- Because an employee's required hours weren't listed in the "essential functions" section of his job description, it was reasonable for a jury to conclude that those hours weren't essential for Americans with Disabilities Act (ADA) accommodation purposes, the 11th Circuit Court of Appeals ruled in Snead v. Florida Agricultural and Mechanical University, No. 17-10338 (11th Cir. Feb. 21, 2018).
- The university switched its campus police officers from 8-hour shifts to 12-hour shifts. Stanley Snead soon found himself experiencing symptoms related to high blood pressure, according to court documents. His doctor determined that the new schedule was to blame and requested that Snead be allowed to work the old schedule. The department refused, and Snead retired and sued, alleging that the university failed to provide him with a reasonable accommodation.
- A jury awarded him more than $250,000 and the 11th Circuit affirmed. Among other factors, the court said it was reasonable for the jury to conclude that, because the working hours were listed separately from "essential functions" (and because the hours section noted the schedule could change), the ability to work a 12-hour shift was not essential.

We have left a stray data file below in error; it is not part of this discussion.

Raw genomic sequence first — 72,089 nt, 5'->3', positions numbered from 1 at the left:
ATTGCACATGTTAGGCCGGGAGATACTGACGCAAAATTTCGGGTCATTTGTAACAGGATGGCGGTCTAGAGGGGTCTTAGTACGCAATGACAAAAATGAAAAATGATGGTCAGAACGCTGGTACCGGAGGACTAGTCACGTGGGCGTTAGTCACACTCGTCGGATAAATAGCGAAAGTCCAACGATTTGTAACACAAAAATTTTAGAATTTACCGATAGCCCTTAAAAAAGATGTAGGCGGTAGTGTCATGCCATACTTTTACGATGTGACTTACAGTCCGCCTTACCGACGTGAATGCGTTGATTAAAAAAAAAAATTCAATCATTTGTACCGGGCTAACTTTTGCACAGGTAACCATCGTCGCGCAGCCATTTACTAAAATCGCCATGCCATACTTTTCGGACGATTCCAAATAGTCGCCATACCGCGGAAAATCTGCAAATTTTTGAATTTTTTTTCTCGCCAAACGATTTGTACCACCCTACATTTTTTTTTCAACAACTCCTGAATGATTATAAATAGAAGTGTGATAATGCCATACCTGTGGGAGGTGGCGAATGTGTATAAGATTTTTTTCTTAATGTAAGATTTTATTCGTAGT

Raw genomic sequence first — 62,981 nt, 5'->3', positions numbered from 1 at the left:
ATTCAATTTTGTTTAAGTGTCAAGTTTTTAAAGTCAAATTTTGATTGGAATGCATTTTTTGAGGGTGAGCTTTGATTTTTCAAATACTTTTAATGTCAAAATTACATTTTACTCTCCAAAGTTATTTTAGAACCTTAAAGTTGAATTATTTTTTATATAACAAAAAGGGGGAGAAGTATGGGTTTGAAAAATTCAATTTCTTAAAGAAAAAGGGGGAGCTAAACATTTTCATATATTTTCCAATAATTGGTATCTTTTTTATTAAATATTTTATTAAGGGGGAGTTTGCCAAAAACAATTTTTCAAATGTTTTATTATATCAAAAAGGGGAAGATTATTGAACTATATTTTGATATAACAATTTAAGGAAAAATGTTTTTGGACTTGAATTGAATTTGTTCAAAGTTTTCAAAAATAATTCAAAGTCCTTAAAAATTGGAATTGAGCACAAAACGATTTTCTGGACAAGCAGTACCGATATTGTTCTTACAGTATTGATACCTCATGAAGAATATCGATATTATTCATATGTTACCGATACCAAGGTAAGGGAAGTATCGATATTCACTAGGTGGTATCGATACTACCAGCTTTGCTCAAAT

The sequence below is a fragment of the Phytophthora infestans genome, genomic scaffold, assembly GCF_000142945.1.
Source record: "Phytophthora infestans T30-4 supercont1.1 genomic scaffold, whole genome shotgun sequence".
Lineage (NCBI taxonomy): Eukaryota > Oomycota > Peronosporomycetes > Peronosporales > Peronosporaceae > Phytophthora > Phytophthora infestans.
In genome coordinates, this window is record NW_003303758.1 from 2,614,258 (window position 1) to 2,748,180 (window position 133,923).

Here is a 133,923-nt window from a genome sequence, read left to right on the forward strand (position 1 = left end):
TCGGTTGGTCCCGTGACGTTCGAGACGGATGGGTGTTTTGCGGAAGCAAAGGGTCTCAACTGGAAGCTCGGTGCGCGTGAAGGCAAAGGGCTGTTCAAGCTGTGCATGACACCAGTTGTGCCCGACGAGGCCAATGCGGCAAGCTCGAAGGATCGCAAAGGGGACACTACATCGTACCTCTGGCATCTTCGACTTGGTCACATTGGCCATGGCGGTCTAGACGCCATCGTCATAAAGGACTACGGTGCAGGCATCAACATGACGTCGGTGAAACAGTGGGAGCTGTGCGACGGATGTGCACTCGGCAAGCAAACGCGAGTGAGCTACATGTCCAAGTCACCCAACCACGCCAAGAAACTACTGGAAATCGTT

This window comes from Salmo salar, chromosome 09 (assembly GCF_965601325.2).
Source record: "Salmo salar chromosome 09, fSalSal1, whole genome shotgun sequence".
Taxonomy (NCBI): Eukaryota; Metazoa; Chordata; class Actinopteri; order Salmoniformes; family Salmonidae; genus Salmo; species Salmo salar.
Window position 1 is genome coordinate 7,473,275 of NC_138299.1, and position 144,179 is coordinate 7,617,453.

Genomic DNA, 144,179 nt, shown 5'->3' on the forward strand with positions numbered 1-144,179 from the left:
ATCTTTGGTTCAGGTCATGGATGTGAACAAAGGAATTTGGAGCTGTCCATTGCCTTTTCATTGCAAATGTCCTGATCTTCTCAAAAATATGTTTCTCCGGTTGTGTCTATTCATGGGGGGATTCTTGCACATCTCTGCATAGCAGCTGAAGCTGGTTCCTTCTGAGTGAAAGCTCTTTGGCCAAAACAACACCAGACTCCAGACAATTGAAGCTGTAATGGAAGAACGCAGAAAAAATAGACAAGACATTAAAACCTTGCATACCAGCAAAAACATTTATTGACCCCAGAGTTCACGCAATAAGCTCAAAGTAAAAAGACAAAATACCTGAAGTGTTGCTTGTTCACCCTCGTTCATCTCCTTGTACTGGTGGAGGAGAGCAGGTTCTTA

Snead highlights not only the need to maintain job descriptions but also to carefully consider which tasks need to be "essential functions" and which do not. Under the ADA, employers do not have to eliminate anything considered an "essential function" as an accommodation.
According to an U.S. Equal Employment Opportunity Commission document, The ADA: Your Responsibilities as an Employer, the employer's judgment and a written job description prepared before advertising or interviewing for a job will be considered by the commission as evidence of essential functions. It also will consider the actual work experience of present or past employees in the job; the time spent performing a function; the consequences of not requiring that an employee perform a function; and the terms of a collective bargaining agreement.
Additionally, it's important to ensure that job descriptions remain up to date. It’s never a bad time to review and update job descriptions, but it’s a task that’s easy to forget or to put off. Many experts recommend tying the updates to annual performance reviews and having employees sign off on them at that time.
Correction: A previous version of this story misidentified the court involved.